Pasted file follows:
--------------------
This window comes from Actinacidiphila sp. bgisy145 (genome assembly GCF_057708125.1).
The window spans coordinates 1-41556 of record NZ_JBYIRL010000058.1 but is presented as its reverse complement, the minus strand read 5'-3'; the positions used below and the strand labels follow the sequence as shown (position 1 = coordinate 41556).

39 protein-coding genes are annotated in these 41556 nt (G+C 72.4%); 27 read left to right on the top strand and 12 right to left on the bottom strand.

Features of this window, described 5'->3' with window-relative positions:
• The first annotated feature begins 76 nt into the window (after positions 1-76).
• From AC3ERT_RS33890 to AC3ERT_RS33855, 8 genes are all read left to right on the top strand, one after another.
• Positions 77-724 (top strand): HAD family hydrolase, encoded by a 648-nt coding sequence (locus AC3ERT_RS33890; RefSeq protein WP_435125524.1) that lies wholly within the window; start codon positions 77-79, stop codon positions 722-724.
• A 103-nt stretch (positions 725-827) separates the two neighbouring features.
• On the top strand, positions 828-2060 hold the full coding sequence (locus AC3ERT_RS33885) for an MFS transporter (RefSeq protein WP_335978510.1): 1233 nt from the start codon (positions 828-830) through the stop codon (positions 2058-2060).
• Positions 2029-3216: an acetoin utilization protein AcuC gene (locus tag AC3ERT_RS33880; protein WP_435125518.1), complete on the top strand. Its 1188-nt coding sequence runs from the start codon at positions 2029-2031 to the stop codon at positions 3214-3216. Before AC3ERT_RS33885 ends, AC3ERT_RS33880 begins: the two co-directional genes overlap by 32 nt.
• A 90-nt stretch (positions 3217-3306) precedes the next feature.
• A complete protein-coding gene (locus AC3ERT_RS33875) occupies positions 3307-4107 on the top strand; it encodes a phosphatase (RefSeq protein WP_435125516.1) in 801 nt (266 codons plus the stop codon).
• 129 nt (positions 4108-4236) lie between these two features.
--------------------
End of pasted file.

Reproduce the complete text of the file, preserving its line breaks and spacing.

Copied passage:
This window comes from Actinacidiphila sp. bgisy145 (genome assembly GCF_057708125.1).
The window spans coordinates 1-41556 of record NZ_JBYIRL010000058.1 but is presented as its reverse complement, the minus strand read 5'-3'; the positions used below and the strand labels follow the sequence as shown (position 1 = coordinate 41556).

39 protein-coding genes are annotated in these 41556 nt (G+C 72.4%); 27 read left to right on the top strand and 12 right to left on the bottom strand.

Features of this window, described 5'->3' with window-relative positions:
• The first annotated feature begins 76 nt into the window (after positions 1-76).
• From AC3ERT_RS33890 to AC3ERT_RS33855, 8 genes are all read left to right on the top strand, one after another.
• Positions 77-724 (top strand): HAD family hydrolase, encoded by a 648-nt coding sequence (locus AC3ERT_RS33890; RefSeq protein WP_435125524.1) that lies wholly within the window; start codon positions 77-79, stop codon positions 722-724.
• A 103-nt stretch (positions 725-827) separates the two neighbouring features.
• On the top strand, positions 828-2060 hold the full coding sequence (locus AC3ERT_RS33885) for an MFS transporter (RefSeq protein WP_335978510.1): 1233 nt from the start codon (positions 828-830) through the stop codon (positions 2058-2060).
• Positions 2029-3216: an acetoin utilization protein AcuC gene (locus tag AC3ERT_RS33880; protein WP_435125518.1), complete on the top strand. Its 1188-nt coding sequence runs from the start codon at positions 2029-2031 to the stop codon at positions 3214-3216. Before AC3ERT_RS33885 ends, AC3ERT_RS33880 begins: the two co-directional genes overlap by 32 nt.
• A 90-nt stretch (positions 3217-3306) precedes the next feature.
• A complete protein-coding gene (locus AC3ERT_RS33875) occupies positions 3307-4107 on the top strand; it encodes a phosphatase (RefSeq protein WP_435125516.1) in 801 nt (266 codons plus the stop codon).
• 129 nt (positions 4108-4236) lie between these two features.